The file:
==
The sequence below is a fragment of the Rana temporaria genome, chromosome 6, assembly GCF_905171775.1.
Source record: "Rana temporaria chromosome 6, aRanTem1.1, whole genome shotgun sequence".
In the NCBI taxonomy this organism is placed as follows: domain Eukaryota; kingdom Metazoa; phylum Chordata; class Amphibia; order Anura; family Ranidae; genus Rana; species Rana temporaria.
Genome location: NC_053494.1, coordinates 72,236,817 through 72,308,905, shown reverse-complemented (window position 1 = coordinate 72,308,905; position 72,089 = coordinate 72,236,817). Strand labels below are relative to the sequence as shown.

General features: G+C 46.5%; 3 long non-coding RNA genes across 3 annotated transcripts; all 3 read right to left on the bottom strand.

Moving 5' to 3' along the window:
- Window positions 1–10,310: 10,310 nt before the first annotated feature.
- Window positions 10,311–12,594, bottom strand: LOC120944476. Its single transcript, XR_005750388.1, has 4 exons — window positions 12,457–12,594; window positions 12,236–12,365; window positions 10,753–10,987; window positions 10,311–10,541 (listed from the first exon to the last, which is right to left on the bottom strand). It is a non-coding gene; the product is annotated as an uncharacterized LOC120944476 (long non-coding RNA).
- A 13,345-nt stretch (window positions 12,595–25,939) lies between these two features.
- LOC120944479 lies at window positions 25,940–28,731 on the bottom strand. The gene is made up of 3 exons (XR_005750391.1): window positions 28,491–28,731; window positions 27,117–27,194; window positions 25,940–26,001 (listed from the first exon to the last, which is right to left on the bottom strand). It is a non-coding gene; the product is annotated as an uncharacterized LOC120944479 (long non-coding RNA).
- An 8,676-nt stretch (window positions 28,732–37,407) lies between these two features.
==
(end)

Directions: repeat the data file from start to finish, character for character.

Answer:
The sequence below is a fragment of the Rana temporaria genome, chromosome 6, assembly GCF_905171775.1.
Source record: "Rana temporaria chromosome 6, aRanTem1.1, whole genome shotgun sequence".
In the NCBI taxonomy this organism is placed as follows: domain Eukaryota; kingdom Metazoa; phylum Chordata; class Amphibia; order Anura; family Ranidae; genus Rana; species Rana temporaria.
Genome location: NC_053494.1, coordinates 72,236,817 through 72,308,905, shown reverse-complemented (window position 1 = coordinate 72,308,905; position 72,089 = coordinate 72,236,817). Strand labels below are relative to the sequence as shown.

General features: G+C 46.5%; 3 long non-coding RNA genes across 3 annotated transcripts; all 3 read right to left on the bottom strand.

Moving 5' to 3' along the window:
- Window positions 1–10,310: 10,310 nt before the first annotated feature.
- Window positions 10,311–12,594, bottom strand: LOC120944476. Its single transcript, XR_005750388.1, has 4 exons — window positions 12,457–12,594; window positions 12,236–12,365; window positions 10,753–10,987; window positions 10,311–10,541 (listed from the first exon to the last, which is right to left on the bottom strand). It is a non-coding gene; the product is annotated as an uncharacterized LOC120944476 (long non-coding RNA).
- A 13,345-nt stretch (window positions 12,595–25,939) lies between these two features.
- LOC120944479 lies at window positions 25,940–28,731 on the bottom strand. The gene is made up of 3 exons (XR_005750391.1): window positions 28,491–28,731; window positions 27,117–27,194; window positions 25,940–26,001 (listed from the first exon to the last, which is right to left on the bottom strand). It is a non-coding gene; the product is annotated as an uncharacterized LOC120944479 (long non-coding RNA).
- An 8,676-nt stretch (window positions 28,732–37,407) lies between these two features.